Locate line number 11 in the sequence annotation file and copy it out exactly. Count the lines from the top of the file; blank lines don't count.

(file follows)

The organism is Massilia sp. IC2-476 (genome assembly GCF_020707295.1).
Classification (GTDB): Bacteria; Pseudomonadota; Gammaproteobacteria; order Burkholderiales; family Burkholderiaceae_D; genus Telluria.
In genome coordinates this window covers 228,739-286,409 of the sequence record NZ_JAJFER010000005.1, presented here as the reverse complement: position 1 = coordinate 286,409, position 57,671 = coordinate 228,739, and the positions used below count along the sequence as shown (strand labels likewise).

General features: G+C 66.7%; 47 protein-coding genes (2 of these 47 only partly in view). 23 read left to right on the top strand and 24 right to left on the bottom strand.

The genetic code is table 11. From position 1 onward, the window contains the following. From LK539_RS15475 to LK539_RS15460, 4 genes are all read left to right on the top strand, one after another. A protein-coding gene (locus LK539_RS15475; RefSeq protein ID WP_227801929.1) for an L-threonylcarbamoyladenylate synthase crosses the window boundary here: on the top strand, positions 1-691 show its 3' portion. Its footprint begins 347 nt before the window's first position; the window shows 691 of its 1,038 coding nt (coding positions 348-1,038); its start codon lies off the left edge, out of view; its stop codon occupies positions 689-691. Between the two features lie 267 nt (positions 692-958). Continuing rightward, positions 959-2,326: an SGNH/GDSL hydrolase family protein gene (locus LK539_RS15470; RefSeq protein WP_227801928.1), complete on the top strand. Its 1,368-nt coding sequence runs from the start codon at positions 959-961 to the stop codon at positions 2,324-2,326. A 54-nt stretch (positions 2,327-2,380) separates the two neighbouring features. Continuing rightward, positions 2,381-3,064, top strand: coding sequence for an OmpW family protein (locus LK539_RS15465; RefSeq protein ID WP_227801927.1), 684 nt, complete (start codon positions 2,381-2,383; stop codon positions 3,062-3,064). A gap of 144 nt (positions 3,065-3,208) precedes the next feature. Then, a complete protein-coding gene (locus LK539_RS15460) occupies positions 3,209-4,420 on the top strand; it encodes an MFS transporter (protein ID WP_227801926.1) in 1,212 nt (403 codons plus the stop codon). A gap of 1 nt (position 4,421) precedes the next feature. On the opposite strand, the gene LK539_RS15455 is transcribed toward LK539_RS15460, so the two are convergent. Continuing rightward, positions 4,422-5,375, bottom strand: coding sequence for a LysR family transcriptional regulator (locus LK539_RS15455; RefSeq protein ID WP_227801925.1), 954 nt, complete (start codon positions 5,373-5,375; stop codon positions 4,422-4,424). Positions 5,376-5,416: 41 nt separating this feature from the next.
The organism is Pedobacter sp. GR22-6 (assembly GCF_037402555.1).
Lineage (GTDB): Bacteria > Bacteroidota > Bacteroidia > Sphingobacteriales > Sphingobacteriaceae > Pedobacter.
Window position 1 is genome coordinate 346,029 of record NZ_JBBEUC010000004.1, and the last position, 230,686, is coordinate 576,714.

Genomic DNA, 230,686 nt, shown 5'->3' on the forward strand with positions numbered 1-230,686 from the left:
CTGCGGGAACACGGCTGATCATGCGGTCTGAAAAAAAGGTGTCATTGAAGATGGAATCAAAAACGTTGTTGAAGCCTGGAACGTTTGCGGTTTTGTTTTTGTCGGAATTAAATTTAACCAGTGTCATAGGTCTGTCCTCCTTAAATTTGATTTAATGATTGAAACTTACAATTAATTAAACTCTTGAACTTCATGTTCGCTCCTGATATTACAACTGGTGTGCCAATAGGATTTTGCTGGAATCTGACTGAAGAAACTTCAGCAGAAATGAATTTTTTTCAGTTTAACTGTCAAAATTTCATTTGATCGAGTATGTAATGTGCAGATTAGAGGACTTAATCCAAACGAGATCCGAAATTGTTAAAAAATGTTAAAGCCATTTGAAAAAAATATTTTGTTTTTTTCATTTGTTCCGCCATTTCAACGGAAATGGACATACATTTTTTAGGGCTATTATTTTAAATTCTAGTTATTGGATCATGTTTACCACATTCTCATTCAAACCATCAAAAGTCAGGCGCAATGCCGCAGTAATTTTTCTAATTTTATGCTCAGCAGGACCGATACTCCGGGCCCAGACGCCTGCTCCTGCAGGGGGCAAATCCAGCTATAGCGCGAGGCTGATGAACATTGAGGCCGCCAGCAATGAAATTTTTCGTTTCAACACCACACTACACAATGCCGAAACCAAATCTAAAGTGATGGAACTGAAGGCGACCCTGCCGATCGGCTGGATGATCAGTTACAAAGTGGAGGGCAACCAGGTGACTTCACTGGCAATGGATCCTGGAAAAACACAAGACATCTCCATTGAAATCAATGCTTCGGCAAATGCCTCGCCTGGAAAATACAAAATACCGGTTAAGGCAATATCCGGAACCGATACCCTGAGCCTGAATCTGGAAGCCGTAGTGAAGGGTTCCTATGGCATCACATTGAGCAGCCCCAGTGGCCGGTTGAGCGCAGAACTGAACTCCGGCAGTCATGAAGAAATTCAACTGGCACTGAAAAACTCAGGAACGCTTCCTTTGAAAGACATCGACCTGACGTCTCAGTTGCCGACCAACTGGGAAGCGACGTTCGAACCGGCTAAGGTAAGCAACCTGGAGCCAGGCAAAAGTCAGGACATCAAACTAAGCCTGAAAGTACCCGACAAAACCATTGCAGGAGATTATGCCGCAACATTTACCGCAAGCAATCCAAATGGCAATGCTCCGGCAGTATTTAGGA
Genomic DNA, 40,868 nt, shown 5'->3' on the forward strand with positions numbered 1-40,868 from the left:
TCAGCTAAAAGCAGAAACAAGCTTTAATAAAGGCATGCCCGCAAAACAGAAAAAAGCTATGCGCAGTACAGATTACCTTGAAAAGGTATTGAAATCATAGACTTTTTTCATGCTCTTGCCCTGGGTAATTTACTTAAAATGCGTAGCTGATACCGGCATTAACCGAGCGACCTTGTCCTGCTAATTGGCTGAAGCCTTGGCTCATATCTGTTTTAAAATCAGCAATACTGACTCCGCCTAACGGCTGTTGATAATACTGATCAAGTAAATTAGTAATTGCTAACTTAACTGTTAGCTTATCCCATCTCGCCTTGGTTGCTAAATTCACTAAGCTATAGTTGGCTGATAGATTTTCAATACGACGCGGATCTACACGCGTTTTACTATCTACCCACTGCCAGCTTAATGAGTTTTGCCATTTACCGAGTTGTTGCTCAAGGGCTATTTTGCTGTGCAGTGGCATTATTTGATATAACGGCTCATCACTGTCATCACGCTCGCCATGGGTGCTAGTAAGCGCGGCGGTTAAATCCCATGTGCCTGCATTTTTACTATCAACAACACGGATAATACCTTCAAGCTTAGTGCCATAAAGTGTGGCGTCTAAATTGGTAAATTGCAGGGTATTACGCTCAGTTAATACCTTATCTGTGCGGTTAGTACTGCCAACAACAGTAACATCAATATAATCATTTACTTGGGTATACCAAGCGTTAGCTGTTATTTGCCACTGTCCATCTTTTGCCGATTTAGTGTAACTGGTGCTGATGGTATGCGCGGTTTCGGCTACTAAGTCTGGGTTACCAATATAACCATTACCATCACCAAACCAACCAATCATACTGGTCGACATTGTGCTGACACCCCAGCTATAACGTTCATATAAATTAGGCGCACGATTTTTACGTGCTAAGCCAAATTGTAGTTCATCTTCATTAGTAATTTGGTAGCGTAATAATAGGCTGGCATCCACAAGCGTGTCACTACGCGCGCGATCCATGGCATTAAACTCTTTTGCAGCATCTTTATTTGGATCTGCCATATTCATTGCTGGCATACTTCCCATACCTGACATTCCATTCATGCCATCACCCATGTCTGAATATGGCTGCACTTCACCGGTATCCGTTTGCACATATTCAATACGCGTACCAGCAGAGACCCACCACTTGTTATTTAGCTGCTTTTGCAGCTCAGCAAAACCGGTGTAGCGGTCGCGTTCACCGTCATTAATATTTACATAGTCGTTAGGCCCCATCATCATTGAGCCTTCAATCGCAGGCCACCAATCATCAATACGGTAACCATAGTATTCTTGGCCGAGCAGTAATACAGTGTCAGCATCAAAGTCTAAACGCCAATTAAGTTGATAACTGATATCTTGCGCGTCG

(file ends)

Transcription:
Genomic DNA, 40,868 nt, shown 5'->3' on the forward strand with positions numbered 1-40,868 from the left: